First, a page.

Cosmopolitan magazine this week declared that it would endorse candidates who “trust women to make their own reproductive choices” in the upcoming midterm elections. Other key litmus issues for Cosmo include gender pay equity, gun control and policy on sexual assault. “[W]e’re zeroing in on Senate, House, and gubernatorial races that are competitive and important, and evaluating candidates based on whether they stand up for the issues that matter to us the most,” noted the endorsement explainer.
On the Fox News noontime show “Outnumbered,” Fox News contributor Guy Benson took all manner of exception to Cosmo’s incursion into politics. “Is this beyond the purview of what the readership of this magazine actually wants to see?” asked Benson, who, in keeping with the format of “Outnumbered,” was surrounded by four female panelists on a curvy couch. “Do they want to be preached at about politics when they really just want to check out the latest fashions and these wonderful shoes you guys are all wearing?”
Oh, don’t go stereotyping Cosmo, Mr. Benson. In an outraged reply, Cosmopolitan.com senior political writer Jill Filipovic ripped away:
We think you’re perfectly capable of reading an article about shoes and still walking yourself to your polling place to cast an informed, thoughtful vote. We hope you do vote, no matter who it’s for, because the more women cast their ballots, the more all our political parties will have to respond to our needs and interests. But we also hope you’re paying attention to the subtle and not-so-subtle messages that politicians and political commentators send about women, and that you’re making connections between rhetoric, worldview, and policy.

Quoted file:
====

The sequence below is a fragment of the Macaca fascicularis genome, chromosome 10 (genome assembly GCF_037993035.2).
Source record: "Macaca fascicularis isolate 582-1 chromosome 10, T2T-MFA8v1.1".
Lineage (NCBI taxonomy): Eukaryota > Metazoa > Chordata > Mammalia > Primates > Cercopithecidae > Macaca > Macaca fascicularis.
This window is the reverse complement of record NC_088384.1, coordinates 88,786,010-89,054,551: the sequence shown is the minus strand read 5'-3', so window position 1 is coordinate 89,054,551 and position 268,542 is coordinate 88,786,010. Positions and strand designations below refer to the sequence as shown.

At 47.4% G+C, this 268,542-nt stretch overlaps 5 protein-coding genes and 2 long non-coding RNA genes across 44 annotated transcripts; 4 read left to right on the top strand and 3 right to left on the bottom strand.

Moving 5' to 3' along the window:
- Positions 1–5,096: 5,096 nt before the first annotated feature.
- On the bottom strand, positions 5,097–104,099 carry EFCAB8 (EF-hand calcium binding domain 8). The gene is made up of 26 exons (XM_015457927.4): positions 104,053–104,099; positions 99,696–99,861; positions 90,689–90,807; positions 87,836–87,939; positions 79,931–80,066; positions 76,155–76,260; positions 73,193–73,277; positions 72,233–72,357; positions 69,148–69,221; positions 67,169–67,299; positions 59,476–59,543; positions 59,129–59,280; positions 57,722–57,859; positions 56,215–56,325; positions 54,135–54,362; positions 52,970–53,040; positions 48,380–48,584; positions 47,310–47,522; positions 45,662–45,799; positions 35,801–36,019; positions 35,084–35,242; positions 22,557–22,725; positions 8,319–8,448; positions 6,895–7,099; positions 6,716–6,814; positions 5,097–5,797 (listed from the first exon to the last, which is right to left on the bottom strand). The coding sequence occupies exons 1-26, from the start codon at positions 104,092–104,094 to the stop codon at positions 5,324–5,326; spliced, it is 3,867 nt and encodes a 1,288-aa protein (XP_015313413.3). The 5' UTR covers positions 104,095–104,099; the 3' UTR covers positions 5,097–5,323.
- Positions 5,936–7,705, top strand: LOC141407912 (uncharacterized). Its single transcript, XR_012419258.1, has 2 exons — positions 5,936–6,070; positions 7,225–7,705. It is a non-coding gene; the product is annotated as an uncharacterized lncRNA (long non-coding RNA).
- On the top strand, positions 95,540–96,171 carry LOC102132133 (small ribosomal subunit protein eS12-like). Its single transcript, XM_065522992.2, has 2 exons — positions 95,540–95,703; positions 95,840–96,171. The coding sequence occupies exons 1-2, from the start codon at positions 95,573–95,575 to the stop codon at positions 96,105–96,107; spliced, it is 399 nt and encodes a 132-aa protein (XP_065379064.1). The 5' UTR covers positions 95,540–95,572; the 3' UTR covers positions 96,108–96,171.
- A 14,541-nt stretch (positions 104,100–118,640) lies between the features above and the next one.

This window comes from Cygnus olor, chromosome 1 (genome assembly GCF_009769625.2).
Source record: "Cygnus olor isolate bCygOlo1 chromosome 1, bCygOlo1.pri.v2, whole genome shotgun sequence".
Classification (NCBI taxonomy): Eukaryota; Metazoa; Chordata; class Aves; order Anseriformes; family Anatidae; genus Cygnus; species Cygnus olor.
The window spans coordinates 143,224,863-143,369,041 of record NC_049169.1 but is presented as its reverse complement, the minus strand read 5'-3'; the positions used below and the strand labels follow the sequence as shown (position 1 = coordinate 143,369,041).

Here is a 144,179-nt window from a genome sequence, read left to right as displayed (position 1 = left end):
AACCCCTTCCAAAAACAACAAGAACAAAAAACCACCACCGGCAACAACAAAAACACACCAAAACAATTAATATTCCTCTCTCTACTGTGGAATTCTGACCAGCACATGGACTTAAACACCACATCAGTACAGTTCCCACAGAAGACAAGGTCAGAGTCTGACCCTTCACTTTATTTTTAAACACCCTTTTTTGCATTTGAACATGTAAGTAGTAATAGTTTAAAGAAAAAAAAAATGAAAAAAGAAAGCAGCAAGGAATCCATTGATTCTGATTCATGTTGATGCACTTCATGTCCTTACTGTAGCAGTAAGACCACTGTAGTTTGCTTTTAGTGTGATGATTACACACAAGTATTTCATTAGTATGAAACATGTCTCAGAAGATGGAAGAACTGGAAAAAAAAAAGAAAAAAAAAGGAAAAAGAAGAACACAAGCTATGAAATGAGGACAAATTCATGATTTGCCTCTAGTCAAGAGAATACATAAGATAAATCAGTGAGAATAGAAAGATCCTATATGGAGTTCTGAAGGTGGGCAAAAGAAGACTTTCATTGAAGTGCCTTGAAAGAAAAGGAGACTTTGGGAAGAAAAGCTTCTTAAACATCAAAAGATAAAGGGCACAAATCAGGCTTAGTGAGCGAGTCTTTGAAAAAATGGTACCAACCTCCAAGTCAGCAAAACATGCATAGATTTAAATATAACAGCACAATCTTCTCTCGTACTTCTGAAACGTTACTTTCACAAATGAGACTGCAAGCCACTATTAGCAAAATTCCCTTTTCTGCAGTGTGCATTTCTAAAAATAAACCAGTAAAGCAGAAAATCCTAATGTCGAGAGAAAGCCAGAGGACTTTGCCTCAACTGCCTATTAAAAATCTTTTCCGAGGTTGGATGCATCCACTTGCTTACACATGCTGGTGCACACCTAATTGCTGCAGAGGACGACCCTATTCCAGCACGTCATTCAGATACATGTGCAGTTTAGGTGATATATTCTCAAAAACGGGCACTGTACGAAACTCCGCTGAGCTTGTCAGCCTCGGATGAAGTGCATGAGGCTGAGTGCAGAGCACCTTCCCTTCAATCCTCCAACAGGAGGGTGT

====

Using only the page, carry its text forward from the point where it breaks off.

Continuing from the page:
The “Outnumbered” panel found fault with the magazine’s refusal to endorse pro-life candidates, with panelist Andrea Tantaros arguing, “An office in Manhattan is making the decision for millions of women…This is the same thing we’ve seen — Glamour magazine does this, Marie Claire magazine does this. This is the most aggressive I’ve seen it…They rarely endorse Republican candidates, they only indoctrinate you to be a certain ideology that they feel is best for women.”
Right, which is traditionally the way media outlets decide on endorsements — by judging which policy positions best protect the interests of their readers. As Cosmopolitan.com editor Amy Odell told Politico’s Hadas Gold, “We’re not going to endorse someone who is pro-life because that’s not in our readers’ best interest.”